Prospective homebuyers who want to purchase homes to live in but can’t qualify for a traditional mortgage may soon be able to obtain a loan from a real estate crowdfunder. LendingHome — which has raised over $550 million from institutional and individual investors to fund mortgages for developers — is in the process of expanding into funding mortgages for owner-occupant homebuyers.
- Prospective owner-occupied homebuyers who can't qualify for traditional financing may be able to tap real estate crowdfunder for alternative financing.
- LendingHome might bring benefits of crowdfunding to consumers.
Prospective homebuyers who want to purchase homes to live in but can’t qualify for a traditional mortgage may soon be able to obtain a loan from a real estate crowdfunder.
LendingHome — which has raised over $550 million from institutional and individual investors to fund mortgages for developers — is in the process of expanding into funding mortgages for owner-occupant homebuyers.
“We’re here for the 10s of millions of creditworthy would-be homeowners who can’t get traditional financing,” reads LendingHome’s website.
LendingHome says it wants to fund mortgages for borrowers who often have difficulty qualifying for a traditional loans, including small business owners, independent contractors, entrepreneurs and service workers. It’s also seeking to meet the mortgage needs of people switching jobs, “on a tight timeframe,” repairing credit, building credit and people with high debt, among other demographics.
The firm says it’s currently testing its “non-qualified mortgage programs,” telling prospective customers to “stay tuned for general availability.”
“In the meantime, if a bank or traditional lender has failed to give you credit, we’d love to know “why not?”. Tell us your story,” reads its website. “We’ll try to build a custom tailored product for your needs.”
Crowdfunding to owner-occupant homebuyers
If LendingHome launches mortgage products of this kind, it might be the first company to bring the potential benefits of real estate crowdfunding to owner-occupant homebuyers.
Having raised $109.3 million to fund itself (not developers), LendingHome has found success funneling funds from institutional investors, including hedge funds, family offices or large financial services firms, to real estate developers, like certain types of home flippers, The Wall Street Journal has reported.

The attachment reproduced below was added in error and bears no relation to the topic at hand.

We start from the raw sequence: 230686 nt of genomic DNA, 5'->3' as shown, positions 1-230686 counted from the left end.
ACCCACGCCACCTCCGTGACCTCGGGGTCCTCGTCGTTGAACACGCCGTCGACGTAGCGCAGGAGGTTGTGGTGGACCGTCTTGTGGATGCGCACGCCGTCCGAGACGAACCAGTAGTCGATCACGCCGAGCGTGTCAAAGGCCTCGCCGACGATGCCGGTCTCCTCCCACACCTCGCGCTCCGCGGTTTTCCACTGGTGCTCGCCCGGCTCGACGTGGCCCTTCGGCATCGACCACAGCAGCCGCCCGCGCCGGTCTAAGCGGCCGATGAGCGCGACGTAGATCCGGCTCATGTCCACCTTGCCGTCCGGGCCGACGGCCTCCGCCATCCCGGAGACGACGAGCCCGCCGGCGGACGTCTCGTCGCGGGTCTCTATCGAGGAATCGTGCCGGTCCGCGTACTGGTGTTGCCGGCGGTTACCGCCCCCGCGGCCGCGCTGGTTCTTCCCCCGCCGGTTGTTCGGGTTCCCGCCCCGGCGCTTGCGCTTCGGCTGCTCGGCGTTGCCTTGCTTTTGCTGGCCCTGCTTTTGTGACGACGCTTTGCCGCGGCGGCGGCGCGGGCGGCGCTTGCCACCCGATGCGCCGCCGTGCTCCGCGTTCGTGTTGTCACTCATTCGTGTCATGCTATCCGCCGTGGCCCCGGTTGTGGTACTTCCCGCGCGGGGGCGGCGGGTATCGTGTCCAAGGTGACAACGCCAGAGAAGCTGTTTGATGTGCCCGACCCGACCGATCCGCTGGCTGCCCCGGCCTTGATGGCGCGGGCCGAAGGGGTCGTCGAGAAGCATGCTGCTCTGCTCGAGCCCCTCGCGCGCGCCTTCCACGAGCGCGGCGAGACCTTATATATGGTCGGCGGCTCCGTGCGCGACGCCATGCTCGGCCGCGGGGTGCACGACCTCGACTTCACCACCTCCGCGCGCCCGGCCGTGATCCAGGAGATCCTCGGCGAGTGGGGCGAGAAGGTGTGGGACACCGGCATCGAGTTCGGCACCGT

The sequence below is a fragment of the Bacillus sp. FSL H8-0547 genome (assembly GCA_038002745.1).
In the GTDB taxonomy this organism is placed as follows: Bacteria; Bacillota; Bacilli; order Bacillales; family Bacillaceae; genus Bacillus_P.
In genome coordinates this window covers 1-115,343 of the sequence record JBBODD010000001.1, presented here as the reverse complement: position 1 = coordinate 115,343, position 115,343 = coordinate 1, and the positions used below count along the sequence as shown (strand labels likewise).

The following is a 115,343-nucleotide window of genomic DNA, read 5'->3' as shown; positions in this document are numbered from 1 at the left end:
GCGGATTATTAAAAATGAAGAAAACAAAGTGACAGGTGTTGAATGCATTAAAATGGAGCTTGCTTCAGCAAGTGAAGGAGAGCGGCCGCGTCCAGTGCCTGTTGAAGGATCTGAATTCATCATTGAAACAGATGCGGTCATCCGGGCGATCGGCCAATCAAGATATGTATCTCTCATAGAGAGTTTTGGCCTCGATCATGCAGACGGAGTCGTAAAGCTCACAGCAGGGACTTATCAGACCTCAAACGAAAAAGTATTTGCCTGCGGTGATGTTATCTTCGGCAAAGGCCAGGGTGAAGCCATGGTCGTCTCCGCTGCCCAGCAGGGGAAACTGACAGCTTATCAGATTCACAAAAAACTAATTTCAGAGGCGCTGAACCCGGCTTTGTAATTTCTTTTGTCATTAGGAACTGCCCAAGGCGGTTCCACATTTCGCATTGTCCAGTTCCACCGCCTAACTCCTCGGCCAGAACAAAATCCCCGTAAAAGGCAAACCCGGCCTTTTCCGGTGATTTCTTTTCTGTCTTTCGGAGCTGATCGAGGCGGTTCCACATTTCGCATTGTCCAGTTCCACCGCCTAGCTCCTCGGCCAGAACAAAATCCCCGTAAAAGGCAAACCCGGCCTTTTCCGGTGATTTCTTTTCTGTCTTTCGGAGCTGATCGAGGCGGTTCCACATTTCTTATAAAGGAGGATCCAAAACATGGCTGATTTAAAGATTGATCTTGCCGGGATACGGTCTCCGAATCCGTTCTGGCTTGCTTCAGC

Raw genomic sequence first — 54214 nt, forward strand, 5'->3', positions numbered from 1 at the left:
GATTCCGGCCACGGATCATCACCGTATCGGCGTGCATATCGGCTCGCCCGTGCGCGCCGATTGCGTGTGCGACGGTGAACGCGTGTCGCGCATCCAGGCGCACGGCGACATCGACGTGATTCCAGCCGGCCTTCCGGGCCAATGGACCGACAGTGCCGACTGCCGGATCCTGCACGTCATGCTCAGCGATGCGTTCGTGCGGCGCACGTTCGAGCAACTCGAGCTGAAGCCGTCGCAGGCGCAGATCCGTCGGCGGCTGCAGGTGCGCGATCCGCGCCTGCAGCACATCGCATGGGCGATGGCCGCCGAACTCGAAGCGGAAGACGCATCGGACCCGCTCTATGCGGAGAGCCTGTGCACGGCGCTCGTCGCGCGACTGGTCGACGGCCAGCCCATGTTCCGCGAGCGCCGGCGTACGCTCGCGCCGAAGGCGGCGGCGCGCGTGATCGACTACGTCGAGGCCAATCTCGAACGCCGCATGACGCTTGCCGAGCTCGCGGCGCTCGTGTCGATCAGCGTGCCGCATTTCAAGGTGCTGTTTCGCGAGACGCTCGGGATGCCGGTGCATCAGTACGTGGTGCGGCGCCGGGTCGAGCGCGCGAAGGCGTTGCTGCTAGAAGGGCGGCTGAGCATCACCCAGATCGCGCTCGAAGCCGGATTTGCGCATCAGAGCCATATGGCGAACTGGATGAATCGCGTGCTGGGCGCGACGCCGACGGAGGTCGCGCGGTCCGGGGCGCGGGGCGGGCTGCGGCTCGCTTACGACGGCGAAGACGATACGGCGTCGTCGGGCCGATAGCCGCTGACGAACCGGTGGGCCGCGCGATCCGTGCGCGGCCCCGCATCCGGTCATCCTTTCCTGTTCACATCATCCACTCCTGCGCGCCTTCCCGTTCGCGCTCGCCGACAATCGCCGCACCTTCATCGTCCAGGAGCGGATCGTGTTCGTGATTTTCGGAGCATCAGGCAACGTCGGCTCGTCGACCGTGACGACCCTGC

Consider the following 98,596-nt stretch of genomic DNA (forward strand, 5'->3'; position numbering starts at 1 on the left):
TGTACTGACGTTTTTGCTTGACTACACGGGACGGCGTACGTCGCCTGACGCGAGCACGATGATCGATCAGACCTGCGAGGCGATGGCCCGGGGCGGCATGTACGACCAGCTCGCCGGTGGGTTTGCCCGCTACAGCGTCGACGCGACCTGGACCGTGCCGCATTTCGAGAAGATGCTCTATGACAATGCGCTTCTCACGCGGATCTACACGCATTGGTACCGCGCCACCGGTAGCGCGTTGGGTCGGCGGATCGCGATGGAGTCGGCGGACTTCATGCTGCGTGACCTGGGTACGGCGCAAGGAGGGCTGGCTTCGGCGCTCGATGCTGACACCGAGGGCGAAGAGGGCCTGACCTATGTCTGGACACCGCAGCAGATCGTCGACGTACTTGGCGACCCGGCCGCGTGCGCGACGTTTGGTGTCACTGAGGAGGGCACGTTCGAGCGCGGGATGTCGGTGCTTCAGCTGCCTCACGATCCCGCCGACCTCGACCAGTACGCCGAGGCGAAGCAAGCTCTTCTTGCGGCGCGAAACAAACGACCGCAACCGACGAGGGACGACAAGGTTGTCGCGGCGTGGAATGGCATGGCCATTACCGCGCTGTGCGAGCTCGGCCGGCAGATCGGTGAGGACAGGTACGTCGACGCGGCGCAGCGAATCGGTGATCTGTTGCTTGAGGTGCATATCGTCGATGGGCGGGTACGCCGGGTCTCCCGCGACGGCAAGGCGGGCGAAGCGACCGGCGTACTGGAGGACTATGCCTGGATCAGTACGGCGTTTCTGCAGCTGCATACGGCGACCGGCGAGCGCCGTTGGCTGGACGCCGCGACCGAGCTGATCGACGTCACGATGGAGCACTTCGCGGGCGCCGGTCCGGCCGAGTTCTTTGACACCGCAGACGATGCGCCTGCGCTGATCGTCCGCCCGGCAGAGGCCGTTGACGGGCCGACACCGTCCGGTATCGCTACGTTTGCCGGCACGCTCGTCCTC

Real estate developers can apply for a loan from LendingHome on its website to potentially qualify for financing they might not be able to obtain from traditional lenders. LendingHome says it leverages technology, big data and streamlined operations to close a loan in as little as two weeks.
LendingHome taps both traditional and alternative data sources to estimate the value of a property and a borrower’s ability to repay a loan, “going well beyond a simple appraisal or FICO score, WSJ said.
For example, the startup can evaluate transactional data from a borrower’s bank statements using Intuit Connect to build a borrower profile, according to WSJ.
More recently, LendingHome has begun pooling money from non-institutional “accredited investors” to fund mortgages for developers, expanding into what is known as real estate crowdfunding (because it’s raising money from a “crowd” of investors).
Accredited investors who invest with LendingHome buy “fractional notes” backed by mortgages that yield upwards of 10 percent on average, according to LendingHome.
Other real estate crowdfunders, including RealtyShares and Realty Mogul, have branched out in the opposite direction as Lending Home, expanding from pooling money from accredited investors to also channeling funds from institutional investors. In other words, a group of real estate crowdfunders and LendingHome have expanded into each other’s wheelhouses, both now serving individual and institutional investors.
Now, LendingHome is seeking to offer the same service its provided to developers to consumers looking to buy homes to live in, rather than rent out or flip.